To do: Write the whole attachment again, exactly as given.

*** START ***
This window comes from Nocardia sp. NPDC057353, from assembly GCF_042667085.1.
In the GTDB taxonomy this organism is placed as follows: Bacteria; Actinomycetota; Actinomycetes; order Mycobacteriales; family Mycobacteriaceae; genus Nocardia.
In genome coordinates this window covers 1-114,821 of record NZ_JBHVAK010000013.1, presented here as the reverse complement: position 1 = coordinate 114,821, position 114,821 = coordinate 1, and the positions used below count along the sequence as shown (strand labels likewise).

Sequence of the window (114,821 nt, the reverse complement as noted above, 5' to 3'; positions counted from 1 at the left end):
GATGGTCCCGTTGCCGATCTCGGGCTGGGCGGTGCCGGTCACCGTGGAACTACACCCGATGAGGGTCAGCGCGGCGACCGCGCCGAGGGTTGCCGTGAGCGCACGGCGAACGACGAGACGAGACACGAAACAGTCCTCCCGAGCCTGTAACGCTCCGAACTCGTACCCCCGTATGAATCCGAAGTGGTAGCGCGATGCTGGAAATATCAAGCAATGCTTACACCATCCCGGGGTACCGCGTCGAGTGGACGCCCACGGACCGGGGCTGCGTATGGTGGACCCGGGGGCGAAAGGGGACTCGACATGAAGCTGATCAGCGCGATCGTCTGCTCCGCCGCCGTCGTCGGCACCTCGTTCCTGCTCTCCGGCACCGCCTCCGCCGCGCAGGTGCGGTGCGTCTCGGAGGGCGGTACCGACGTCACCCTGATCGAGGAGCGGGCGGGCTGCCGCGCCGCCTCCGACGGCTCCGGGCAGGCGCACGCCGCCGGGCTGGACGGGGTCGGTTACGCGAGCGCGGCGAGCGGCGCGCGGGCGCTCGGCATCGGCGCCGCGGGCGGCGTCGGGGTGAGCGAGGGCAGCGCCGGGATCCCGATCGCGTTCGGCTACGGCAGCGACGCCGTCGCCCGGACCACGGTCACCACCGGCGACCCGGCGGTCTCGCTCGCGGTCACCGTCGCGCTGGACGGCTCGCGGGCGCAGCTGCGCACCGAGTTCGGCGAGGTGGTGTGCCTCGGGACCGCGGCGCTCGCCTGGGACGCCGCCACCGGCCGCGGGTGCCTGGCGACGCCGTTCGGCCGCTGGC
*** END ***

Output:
This window comes from Nocardia sp. NPDC057353, from assembly GCF_042667085.1.
In the GTDB taxonomy this organism is placed as follows: Bacteria; Actinomycetota; Actinomycetes; order Mycobacteriales; family Mycobacteriaceae; genus Nocardia.
In genome coordinates this window covers 1-114,821 of record NZ_JBHVAK010000013.1, presented here as the reverse complement: position 1 = coordinate 114,821, position 114,821 = coordinate 1, and the positions used below count along the sequence as shown (strand labels likewise).

Sequence of the window (114,821 nt, the reverse complement as noted above, 5' to 3'; positions counted from 1 at the left end):
GATGGTCCCGTTGCCGATCTCGGGCTGGGCGGTGCCGGTCACCGTGGAACTACACCCGATGAGGGTCAGCGCGGCGACCGCGCCGAGGGTTGCCGTGAGCGCACGGCGAACGACGAGACGAGACACGAAACAGTCCTCCCGAGCCTGTAACGCTCCGAACTCGTACCCCCGTATGAATCCGAAGTGGTAGCGCGATGCTGGAAATATCAAGCAATGCTTACACCATCCCGGGGTACCGCGTCGAGTGGACGCCCACGGACCGGGGCTGCGTATGGTGGACCCGGGGGCGAAAGGGGACTCGACATGAAGCTGATCAGCGCGATCGTCTGCTCCGCCGCCGTCGTCGGCACCTCGTTCCTGCTCTCCGGCACCGCCTCCGCCGCGCAGGTGCGGTGCGTCTCGGAGGGCGGTACCGACGTCACCCTGATCGAGGAGCGGGCGGGCTGCCGCGCCGCCTCCGACGGCTCCGGGCAGGCGCACGCCGCCGGGCTGGACGGGGTCGGTTACGCGAGCGCGGCGAGCGGCGCGCGGGCGCTCGGCATCGGCGCCGCGGGCGGCGTCGGGGTGAGCGAGGGCAGCGCCGGGATCCCGATCGCGTTCGGCTACGGCAGCGACGCCGTCGCCCGGACCACGGTCACCACCGGCGACCCGGCGGTCTCGCTCGCGGTCACCGTCGCGCTGGACGGCTCGCGGGCGCAGCTGCGCACCGAGTTCGGCGAGGTGGTGTGCCTCGGGACCGCGGCGCTCGCCTGGGACGCCGCCACCGGCCGCGGGTGCCTGGCGACGCCGTTCGGCCGCTGGC